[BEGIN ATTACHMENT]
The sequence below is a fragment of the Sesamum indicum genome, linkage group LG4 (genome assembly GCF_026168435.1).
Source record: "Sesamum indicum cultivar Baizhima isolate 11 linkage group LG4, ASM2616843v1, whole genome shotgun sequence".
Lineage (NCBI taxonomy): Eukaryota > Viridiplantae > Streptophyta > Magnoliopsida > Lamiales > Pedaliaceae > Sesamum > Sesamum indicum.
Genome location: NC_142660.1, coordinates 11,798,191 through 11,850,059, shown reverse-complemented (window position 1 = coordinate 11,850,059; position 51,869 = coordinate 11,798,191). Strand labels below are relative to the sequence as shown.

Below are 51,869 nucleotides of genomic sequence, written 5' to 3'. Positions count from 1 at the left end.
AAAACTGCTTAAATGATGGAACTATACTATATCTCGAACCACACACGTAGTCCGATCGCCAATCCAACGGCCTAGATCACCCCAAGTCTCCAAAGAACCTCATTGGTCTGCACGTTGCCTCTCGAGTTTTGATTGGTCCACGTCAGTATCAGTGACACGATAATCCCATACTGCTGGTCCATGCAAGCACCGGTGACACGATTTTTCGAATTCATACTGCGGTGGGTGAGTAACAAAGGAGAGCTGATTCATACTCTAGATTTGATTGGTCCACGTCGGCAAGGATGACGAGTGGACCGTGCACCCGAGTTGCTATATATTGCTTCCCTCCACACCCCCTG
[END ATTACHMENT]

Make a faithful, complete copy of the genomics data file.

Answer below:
The sequence below is a fragment of the Sesamum indicum genome, linkage group LG4 (genome assembly GCF_026168435.1).
Source record: "Sesamum indicum cultivar Baizhima isolate 11 linkage group LG4, ASM2616843v1, whole genome shotgun sequence".
Lineage (NCBI taxonomy): Eukaryota > Viridiplantae > Streptophyta > Magnoliopsida > Lamiales > Pedaliaceae > Sesamum > Sesamum indicum.
Genome location: NC_142660.1, coordinates 11,798,191 through 11,850,059, shown reverse-complemented (window position 1 = coordinate 11,850,059; position 51,869 = coordinate 11,798,191). Strand labels below are relative to the sequence as shown.

Below are 51,869 nucleotides of genomic sequence, written 5' to 3'. Positions count from 1 at the left end.
AAAACTGCTTAAATGATGGAACTATACTATATCTCGAACCACACACGTAGTCCGATCGCCAATCCAACGGCCTAGATCACCCCAAGTCTCCAAAGAACCTCATTGGTCTGCACGTTGCCTCTCGAGTTTTGATTGGTCCACGTCAGTATCAGTGACACGATAATCCCATACTGCTGGTCCATGCAAGCACCGGTGACACGATTTTTCGAATTCATACTGCGGTGGGTGAGTAACAAAGGAGAGCTGATTCATACTCTAGATTTGATTGGTCCACGTCGGCAAGGATGACGAGTGGACCGTGCACCCGAGTTGCTATATATTGCTTCCCTCCACACCCCCTG